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Father Ted co-creator reveals inspiration for Dougal

Father Ted co-creator Graham Linehan has revealed how the iconic Father Dougal was inspired by two of the most stupid characters on television.

The writer said the simple-minded priest was a cross between wide-eyed bartender Woody from 'Cheers' and the hilariously dim roadsweeper Trigger, from 'Only Fools and Horses'.

In Channel 4's documentary 'Unintelligent Design', Mr Linehan and his co-writer Arthur Mathews unveil the eclectic cast of characters from popular culture that gave rise to the main stars of 'Father Ted'.

The violence in the character of Father Jack was based on a very "violent Christian Brother-type priest", while his drinking was a reflection on the Irish alcohol-loving stereotype.

"One of the cliches about Ireland is that a lot of people are drinkers and this fellow drinks everything. . . Baileys, toilet cleaner, everything," said Mr Linehan.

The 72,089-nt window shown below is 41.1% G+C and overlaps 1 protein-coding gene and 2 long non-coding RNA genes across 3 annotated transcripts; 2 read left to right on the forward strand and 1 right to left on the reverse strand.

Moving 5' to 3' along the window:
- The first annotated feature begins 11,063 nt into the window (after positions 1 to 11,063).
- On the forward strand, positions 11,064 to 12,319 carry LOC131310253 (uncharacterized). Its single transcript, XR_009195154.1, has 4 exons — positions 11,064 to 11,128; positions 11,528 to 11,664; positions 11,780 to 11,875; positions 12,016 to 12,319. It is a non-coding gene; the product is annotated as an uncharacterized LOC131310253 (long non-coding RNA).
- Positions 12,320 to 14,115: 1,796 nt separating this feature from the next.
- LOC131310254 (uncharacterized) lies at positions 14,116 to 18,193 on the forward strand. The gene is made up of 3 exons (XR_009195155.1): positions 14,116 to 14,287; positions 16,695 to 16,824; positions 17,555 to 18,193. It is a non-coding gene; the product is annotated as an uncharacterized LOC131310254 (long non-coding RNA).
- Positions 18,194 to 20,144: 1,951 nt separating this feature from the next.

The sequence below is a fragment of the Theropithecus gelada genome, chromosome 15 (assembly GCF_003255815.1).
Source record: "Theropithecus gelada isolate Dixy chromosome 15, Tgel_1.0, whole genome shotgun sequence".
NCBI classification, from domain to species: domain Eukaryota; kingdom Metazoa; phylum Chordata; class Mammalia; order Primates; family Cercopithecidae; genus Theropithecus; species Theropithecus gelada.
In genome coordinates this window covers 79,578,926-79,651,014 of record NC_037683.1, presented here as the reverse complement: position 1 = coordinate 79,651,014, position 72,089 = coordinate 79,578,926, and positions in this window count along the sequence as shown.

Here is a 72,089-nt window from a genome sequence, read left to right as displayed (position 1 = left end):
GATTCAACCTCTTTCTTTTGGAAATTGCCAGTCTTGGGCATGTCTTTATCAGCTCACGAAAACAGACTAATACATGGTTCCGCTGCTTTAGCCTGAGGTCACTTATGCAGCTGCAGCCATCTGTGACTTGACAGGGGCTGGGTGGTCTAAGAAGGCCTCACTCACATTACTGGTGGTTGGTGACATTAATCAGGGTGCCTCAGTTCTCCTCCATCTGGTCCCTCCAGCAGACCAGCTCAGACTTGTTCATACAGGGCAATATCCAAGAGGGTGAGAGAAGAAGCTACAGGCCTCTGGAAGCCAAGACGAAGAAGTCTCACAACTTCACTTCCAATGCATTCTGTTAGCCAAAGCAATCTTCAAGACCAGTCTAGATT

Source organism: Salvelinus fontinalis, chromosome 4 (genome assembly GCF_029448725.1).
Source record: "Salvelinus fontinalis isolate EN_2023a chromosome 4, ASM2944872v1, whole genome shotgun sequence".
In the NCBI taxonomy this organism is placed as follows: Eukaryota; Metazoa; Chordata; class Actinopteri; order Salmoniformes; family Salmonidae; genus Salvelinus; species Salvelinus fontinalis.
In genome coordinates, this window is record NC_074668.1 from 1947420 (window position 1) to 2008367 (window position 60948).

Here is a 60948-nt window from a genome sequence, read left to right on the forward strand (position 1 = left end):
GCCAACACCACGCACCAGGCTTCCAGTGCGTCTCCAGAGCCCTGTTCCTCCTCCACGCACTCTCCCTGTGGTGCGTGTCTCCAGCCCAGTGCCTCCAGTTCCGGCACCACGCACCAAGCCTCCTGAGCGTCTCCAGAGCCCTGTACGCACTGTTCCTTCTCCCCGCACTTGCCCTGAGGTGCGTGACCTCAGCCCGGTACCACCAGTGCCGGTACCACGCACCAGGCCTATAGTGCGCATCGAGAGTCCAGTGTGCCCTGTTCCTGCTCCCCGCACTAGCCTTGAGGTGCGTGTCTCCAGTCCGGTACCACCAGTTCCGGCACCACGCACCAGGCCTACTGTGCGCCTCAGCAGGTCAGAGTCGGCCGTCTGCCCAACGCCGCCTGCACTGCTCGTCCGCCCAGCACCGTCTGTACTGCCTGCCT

But he said a highly decorated US soldier, Admiral James Stockdale, who ran alongside Ross Perot in the 1992 American presidential campaign, was the unlikely muse for Fr Jack's startling Tourettes-style personality.

"He had a hearing aid and he was just really odd. We just loved the idea of a character who kept barking out things at various different times."

He said the much loved Dougal was born out of some of the most gormless characters on the small screen.

He said: "We loved characters that were so stupid that they seem to have different rules.

"Dougal is probably a mixture of Woody's wide-eyed quality and Trigger's complete stupidity.

"Trigger, Coach (also from 'Cheers') and Woody were all our favourites and that's what we were going for with Dougal.

The documentary is being screened on Channel 4 as part of a celebration of its greatest comedy sitcom on the 15th anniversary of the much loved series.

It is followed by the public's all-time favourite episode of 'Father Ted' and a documentary where the writers go back to the set of Craggy Island with most of the cast.

Mr Mathews said Fr Ted Crilly was influenced by the string of cheery priests who used to visit his house during his childhood.

"It's that type of cheery, having-a-laugh type of thing, not being a Holy Joe although being very respectful of religion but having a light-hearted aspect as well."

'Unintelligent Design' will be shown tomorrow on Channel 4 at 9.05pm.

Belfast Telegraph